A Roman emperor’s control over an outlying territory often coincided with physical control over parts of the local population. Slaves in the Roman Empire were almost all captives taken as spoils of war or as political prisoners from outlying territories. Theodotos was most likely sent to Rome as a political prisoner, though there is no conclusive evidence for this presumption.13 Perhaps Theodotus became the property of Claudius’ wife Agrippina after he or his family had some falling-out with Agrippa, Claudius’ ally.
Although the circumstances of Theodotus’ servitude remain uncertain, we can determine the time period of his enslavement with some certainty. The ossuary inscription refers to Agrippina as “queen”: Agrippina married emperor Claudius in 49 CE but died in 59 CE. Theodotos must have served in Agrippina’s household for part or all of this 10 year period.
Manumission and Return
A large internal hierarchy existed among Roman slaves. Slaves who were well-educated, attractive, athletic, and / or from privileged backgrounds were in high demand and difficult to replace. Such slaves were able to attain specialized and high-status positions.15 Theodotos’ physical stature and privileged family background may have won him a coveted position directly serving the imperial family. One scholar has suggested that Theodotos was manumitted only because of Agrippina’s fondness for the Judean Jews and the imperial family’s ties to Agrippa, ruler of Judea.16
After manumission, Theodotos’ status as a freedman from Agrippina’s household conferred Roman citizenship.17 After Theodotos returned home, he retained marks of the identity he had been given in Rome. What we don’t know is how Theodotos’ ties to Rome interacted with the Jewish identity of his family and community. The ossuary inscription from the “Goliath” tomb suggests that Theodotos’ service in the imperial household was valued by his family — Theodotos’ former slave status became the final summation of his life.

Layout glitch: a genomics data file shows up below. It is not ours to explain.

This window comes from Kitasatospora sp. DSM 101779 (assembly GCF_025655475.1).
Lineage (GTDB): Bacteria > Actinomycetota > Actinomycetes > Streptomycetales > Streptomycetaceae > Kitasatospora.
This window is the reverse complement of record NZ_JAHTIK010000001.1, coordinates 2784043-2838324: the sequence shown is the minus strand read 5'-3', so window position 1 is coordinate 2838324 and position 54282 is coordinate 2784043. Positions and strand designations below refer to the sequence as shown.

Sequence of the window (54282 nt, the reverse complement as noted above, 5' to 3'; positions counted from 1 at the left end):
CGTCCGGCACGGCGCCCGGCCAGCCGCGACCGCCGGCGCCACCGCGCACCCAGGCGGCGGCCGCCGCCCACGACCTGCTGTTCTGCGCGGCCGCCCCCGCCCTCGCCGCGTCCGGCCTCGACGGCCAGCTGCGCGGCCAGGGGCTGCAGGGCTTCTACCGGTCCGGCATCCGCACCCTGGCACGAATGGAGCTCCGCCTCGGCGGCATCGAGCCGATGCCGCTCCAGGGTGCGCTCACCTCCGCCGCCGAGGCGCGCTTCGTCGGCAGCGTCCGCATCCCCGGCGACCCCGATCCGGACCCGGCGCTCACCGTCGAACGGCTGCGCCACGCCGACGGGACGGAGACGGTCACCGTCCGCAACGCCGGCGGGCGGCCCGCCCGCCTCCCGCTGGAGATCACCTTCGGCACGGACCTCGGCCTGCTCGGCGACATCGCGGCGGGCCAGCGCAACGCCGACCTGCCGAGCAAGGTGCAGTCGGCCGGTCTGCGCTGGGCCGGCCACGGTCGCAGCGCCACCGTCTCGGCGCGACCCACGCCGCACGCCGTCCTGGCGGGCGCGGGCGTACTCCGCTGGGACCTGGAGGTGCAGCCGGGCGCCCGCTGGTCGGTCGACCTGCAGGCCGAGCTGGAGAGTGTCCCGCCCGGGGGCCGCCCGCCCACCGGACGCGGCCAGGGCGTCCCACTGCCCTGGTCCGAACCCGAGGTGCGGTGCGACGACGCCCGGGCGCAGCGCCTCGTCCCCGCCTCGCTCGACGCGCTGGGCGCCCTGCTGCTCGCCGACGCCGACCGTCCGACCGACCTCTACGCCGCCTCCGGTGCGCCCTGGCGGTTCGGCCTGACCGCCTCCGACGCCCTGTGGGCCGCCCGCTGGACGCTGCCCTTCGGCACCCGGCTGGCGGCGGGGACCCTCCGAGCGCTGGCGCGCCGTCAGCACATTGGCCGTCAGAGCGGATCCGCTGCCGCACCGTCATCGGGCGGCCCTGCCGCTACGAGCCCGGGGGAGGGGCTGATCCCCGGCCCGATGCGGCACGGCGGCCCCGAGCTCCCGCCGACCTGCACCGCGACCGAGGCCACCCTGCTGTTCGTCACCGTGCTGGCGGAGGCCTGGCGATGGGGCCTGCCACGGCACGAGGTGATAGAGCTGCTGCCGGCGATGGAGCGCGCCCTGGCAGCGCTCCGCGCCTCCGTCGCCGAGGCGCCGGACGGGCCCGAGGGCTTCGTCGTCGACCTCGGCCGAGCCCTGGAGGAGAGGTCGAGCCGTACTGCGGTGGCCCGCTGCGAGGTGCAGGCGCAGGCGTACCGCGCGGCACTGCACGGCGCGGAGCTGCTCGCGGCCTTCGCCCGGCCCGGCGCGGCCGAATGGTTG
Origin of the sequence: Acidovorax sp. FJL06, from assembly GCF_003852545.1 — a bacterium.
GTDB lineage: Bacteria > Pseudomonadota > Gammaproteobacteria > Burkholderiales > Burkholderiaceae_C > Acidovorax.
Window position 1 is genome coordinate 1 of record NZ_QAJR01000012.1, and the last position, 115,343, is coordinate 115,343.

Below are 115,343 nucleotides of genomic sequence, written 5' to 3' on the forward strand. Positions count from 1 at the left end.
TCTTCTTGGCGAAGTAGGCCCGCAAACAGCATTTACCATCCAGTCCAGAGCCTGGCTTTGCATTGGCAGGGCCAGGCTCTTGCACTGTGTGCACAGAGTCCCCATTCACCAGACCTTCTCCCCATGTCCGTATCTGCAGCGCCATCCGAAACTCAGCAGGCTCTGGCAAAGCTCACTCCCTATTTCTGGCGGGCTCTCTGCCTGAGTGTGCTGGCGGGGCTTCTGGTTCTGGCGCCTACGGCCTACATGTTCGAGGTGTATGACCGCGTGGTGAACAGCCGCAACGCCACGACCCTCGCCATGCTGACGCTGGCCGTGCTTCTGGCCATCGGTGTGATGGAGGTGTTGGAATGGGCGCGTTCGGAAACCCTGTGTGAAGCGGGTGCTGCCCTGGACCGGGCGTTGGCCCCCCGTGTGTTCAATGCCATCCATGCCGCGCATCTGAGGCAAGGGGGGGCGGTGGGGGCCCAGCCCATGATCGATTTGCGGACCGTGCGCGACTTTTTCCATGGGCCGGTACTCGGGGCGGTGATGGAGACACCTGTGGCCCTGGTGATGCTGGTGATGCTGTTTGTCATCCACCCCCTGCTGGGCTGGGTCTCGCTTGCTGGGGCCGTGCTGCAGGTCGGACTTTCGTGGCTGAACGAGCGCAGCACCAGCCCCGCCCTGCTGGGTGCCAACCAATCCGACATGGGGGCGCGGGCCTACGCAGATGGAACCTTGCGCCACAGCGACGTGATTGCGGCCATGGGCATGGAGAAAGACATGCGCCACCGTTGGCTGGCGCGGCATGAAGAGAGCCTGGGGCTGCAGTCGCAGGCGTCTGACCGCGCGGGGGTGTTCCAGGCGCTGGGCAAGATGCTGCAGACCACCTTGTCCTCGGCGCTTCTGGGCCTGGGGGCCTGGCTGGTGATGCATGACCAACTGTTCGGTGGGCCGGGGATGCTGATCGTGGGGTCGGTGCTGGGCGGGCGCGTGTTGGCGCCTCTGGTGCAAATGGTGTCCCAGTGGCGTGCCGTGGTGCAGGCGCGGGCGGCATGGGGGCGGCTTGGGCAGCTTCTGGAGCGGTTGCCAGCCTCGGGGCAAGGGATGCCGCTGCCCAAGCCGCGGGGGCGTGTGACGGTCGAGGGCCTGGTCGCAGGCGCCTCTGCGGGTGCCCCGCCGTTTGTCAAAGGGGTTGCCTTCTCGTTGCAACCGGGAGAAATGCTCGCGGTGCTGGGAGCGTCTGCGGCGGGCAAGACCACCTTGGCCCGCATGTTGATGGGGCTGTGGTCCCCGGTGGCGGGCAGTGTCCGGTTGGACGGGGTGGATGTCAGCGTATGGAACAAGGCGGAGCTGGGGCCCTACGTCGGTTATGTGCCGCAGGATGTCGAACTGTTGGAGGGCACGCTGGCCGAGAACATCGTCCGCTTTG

Hachlili, Rachel. “The Goliath Family in Jericho: Funerary Inscriptions from a First Century A. D. Jewish Monumental Tomb.” Bulletin of the American Schools of Oriental Research, no. 235 (1979): 31–66.
Hachlili, Rachel. “A Second Temple Period Jewish Necropolis in Jericho.” The Biblical Archaeologist 43, no. 4 (1980): 235–40.
Hachlili, Rachel, Baruch Arensburg, Patricia Smith, and Ann Killebrew. “The Jewish Necropolis at Jericho.” Current Anthropology 22, no. 6 (1981): 701–2.
Hachlili, Rachel, and Ann Killebrew. “The Saga of the Goliath Family—As Revealed in Their Newly Discovered 2,000-Year-Old Tomb.” Biblical Archaeology Review 9, no. 1 (Jan. – Feb. 1983): 44–53.
Macfarlane, Roger T. “Hebrew, Aramaic, Greek, and Latin: Languages of New Testament Judea.” Brigham Young University Studies 36, no. 3 (1996): 228–38.
Patterson, Orlando. Slavery and Social Death. Harvard University Press, 1982.
Rodgers, Zuleika, Margaret Daly-Denton, and Anne Fitzpatrick Mckinley. A Wandering Galilean: Essays in Honour of Seán Freyne. BRILL, 2009.
- Hachlili, “A Second Temple Period Jewish Necropolis in Jericho,” 235. ↩
- By James Emery from Douglasville, United States (Jericho hill_1521) [CC BY 2.0 (http://creativecommons.org/licenses/by/2.0)], via Wikimedia Commons ↩
- Hachlili and Killebrew, “The Saga of the Goliath Family,” 44, 48. ↩
- Hachlili and Killebrew, “The Saga of the Goliath Family,” 50. ↩
- An ossuary is a limestone chest in which the dry bones of one or more individuals are deposited. Most of the ossuaries found in the Jericho necropolis measure 50-60 cm long, 25 cm wide, 30 cm high and are incised with two or three geometric 6-pointed rosettes. One to three closely related individuals may be interred in the same ossuary box. See Hachlili, “A Second Temple Period Jewish Necropolis in Jericho,” 237. ↩
- Hachlili and Killebrew, “The Saga of the Goliath Family,” 49. ↩
- By Carole Raddato from FRANKFURT, Germany [CC BY-SA 2.0 (http://creativecommons.org/licenses/by-sa/2.0)], via Wikimedia Commons ↩
- Hachlili and Killebrew, “The Saga of the Goliath Family,” 47. ↩
- Hachlili and Killebrew, “The Saga of the Goliath Family,” 46, 52. ↩
- Hachlili, “The Goliath Family in Jericho,” 33. ↩
- By Ricardo Tulio Gandelman from Rio de Janeiro, Brazil (P1130180) [CC BY 2.0 (http://creativecommons.org/licenses/by/2.0)], via Wikimedia Commons ↩
- Hachlili and Killebrew, “The Saga of the Goliath Family,” 48, 50. ↩
- Hachlili, “The Goliath Family in Jericho,” 234. ↩
- By Anonymous (Rome) (Own work (BurgererSF)) [CC0], via Wikimedia Commons ↩
- Consider the fictional example of Ben-Hur, the wealthy prince from Jerusalem to Rome as a galley slave. With time Ben-Hur becomes a prized athlete, regains his freedom and fortune, and becomes the adopted son of Emperor Tiberius. See Rodgers, A Wandering Galilean, 129. ↩
- Hachlili, “The Goliath Family in Jericho,” 235. ↩
- Hachlili, “The Goliath Family in Jericho,” 235. ↩
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ν Ταρσοῦ λι-
Here lies Isakis, elder of the (synagogue of) the Cappadocians, from Tarsus, linen merchant.
Date: 301CE to 600CE
Dimension: H: 26 cm.; W: 17.5 cm.; D: 3.2 cm. Letter Height: 2-2.5 cm.